But, even better, keep this in mind. While you hike the Camino, hike. Don't gape distractedly at the beautiful landscape. Always watch where you're stepping. If you want to gaze at the countryside, stop walking.

What is the best trail shoe for the Camino?

I'm not here to review Camino trail shoes, because shoes are such a personal preference. I really liked the Adidas shoes because they were the right fit for me, and had the other attributes I mentioned above. Your best bet is to go to a reputable outdoor store and try on several pairs and pick the one that's right for you.

I have a good pair of low top Merrill hiking boots that I’ve used for mountain hiking in the Rockies and Andes mountains and am very fond of, but I decided at the last minute to leave them at home and just go with the trail shoes. The amount of rugged terrain on the Camino is limited (although very uneven and challenging) and you have to decide whether it’s worth trading the extra weight for the extra support for about five percent of the path. I’d say the verdict as expressed by most pilgrims was about 50-50.

Why two pairs of shoes? Aside from being able to change if one gets wet from rain or wading across the occasional shallow stream, you will find that the sweat from one day’s walking will often not dry before the next morning. I found it a lot more comfortable to be able to put on a dry pair of shoes every morning. That was worth the weight of an extra pair to me.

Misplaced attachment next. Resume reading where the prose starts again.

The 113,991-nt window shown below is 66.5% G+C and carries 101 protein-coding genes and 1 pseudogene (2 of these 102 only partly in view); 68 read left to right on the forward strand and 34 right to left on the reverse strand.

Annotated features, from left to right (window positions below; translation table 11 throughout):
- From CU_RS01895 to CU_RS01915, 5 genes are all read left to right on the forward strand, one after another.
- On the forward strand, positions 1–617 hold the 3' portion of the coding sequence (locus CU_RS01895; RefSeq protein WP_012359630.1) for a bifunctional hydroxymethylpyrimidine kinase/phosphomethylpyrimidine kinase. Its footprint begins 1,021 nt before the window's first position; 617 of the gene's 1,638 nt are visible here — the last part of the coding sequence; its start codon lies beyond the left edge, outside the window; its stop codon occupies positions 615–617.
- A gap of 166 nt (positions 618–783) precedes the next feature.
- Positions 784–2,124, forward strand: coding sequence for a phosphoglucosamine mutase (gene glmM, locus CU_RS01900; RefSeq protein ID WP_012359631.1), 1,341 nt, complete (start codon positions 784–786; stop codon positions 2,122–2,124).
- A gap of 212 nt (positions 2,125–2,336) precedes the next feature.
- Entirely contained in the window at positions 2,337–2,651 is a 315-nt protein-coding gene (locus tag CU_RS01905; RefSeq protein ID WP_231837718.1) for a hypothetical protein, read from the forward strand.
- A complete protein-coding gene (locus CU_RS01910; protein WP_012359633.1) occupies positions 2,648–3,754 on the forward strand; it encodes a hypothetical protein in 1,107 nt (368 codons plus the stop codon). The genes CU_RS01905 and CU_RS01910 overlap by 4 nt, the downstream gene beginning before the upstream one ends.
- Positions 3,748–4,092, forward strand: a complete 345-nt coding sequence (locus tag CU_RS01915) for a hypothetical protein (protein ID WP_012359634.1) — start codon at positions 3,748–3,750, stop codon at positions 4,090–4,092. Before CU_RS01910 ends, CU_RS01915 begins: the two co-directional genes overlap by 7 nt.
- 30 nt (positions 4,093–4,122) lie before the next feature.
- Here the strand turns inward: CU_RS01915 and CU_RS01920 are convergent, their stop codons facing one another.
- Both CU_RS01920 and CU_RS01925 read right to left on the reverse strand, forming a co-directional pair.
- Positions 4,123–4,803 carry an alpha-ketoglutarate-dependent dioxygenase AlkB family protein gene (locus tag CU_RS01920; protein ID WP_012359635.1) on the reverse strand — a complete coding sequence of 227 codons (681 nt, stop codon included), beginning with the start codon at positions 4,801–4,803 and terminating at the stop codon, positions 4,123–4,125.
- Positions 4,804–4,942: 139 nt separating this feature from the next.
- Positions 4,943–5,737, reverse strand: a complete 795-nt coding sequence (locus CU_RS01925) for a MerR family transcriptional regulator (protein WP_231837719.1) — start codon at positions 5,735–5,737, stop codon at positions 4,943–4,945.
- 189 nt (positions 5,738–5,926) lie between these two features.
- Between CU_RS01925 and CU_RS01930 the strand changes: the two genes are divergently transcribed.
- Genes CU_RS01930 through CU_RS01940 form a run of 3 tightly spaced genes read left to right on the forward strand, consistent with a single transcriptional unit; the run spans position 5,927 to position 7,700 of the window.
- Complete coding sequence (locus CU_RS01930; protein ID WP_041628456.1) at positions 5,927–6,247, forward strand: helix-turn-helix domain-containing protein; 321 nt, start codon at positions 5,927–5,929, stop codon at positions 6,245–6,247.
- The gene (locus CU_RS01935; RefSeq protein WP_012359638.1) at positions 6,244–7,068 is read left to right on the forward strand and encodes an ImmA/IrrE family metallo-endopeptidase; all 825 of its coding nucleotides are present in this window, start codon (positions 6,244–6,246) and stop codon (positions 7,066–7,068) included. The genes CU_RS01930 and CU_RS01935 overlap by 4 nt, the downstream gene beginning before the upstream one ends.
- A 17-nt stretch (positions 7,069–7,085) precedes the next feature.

Every day, I’d tie yesterday’s shoes to the outside of my pack with the packs straps and two carabiners. As I walked, they got the air and sun they needed to be nice and dry for the next day.

The best women's shoes for the Camino

As I mentioned above, Kris also had two pairs Camino footwear: one pair of trail shoes and a pair of high top La Sportiva hiking boots. All the above advice for picking and fitting your footwear goes equally for men and women, with one distinction. I've been told by a favorite orthopedist that women tend to have “looser” joints than men, i.e. they're more flexible. The implication of this is that women are perhaps more susceptible to ankle injuries, so consider that when you are choosing between high and low top shoes.